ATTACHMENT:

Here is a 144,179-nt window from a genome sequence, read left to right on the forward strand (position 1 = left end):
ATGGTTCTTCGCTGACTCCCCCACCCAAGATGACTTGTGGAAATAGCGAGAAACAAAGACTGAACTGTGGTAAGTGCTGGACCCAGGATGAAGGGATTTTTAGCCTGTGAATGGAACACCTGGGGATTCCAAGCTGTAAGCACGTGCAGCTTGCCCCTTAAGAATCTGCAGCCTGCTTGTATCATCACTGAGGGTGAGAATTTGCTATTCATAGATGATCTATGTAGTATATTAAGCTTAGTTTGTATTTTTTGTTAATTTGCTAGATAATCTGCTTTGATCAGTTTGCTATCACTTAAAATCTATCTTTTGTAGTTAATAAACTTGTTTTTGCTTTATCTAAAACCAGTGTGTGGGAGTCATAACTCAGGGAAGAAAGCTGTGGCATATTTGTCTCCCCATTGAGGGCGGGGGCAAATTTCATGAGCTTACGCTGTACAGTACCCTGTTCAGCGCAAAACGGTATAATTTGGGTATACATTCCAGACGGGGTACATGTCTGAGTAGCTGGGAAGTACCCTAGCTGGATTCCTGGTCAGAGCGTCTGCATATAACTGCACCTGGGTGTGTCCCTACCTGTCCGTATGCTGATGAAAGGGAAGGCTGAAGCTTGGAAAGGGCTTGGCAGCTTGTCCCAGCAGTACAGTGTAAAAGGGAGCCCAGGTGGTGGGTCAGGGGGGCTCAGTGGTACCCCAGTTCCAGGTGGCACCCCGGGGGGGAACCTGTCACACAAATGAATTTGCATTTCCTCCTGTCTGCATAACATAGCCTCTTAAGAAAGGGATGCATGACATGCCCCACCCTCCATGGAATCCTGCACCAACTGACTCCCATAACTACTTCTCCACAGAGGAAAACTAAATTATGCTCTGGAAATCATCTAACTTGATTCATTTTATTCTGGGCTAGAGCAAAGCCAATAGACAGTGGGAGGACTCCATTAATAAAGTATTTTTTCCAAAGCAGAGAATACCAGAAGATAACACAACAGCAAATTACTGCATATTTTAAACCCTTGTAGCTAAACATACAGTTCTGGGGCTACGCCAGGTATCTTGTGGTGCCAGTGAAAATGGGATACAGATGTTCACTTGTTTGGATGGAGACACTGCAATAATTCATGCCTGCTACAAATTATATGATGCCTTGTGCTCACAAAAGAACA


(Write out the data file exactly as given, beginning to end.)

Here is a 144,179-nt window from a genome sequence, read left to right on the forward strand (position 1 = left end):
ATGGTTCTTCGCTGACTCCCCCACCCAAGATGACTTGTGGAAATAGCGAGAAACAAAGACTGAACTGTGGTAAGTGCTGGACCCAGGATGAAGGGATTTTTAGCCTGTGAATGGAACACCTGGGGATTCCAAGCTGTAAGCACGTGCAGCTTGCCCCTTAAGAATCTGCAGCCTGCTTGTATCATCACTGAGGGTGAGAATTTGCTATTCATAGATGATCTATGTAGTATATTAAGCTTAGTTTGTATTTTTTGTTAATTTGCTAGATAATCTGCTTTGATCAGTTTGCTATCACTTAAAATCTATCTTTTGTAGTTAATAAACTTGTTTTTGCTTTATCTAAAACCAGTGTGTGGGAGTCATAACTCAGGGAAGAAAGCTGTGGCATATTTGTCTCCCCATTGAGGGCGGGGGCAAATTTCATGAGCTTACGCTGTACAGTACCCTGTTCAGCGCAAAACGGTATAATTTGGGTATACATTCCAGACGGGGTACATGTCTGAGTAGCTGGGAAGTACCCTAGCTGGATTCCTGGTCAGAGCGTCTGCATATAACTGCACCTGGGTGTGTCCCTACCTGTCCGTATGCTGATGAAAGGGAAGGCTGAAGCTTGGAAAGGGCTTGGCAGCTTGTCCCAGCAGTACAGTGTAAAAGGGAGCCCAGGTGGTGGGTCAGGGGGGCTCAGTGGTACCCCAGTTCCAGGTGGCACCCCGGGGGGGAACCTGTCACACAAATGAATTTGCATTTCCTCCTGTCTGCATAACATAGCCTCTTAAGAAAGGGATGCATGACATGCCCCACCCTCCATGGAATCCTGCACCAACTGACTCCCATAACTACTTCTCCACAGAGGAAAACTAAATTATGCTCTGGAAATCATCTAACTTGATTCATTTTATTCTGGGCTAGAGCAAAGCCAATAGACAGTGGGAGGACTCCATTAATAAAGTATTTTTTCCAAAGCAGAGAATACCAGAAGATAACACAACAGCAAATTACTGCATATTTTAAACCCTTGTAGCTAAACATACAGTTCTGGGGCTACGCCAGGTATCTTGTGGTGCCAGTGAAAATGGGATACAGATGTTCACTTGTTTGGATGGAGACACTGCAATAATTCATGCCTGCTACAAATTATATGATGCCTTGTGCTCACAAAAGAACA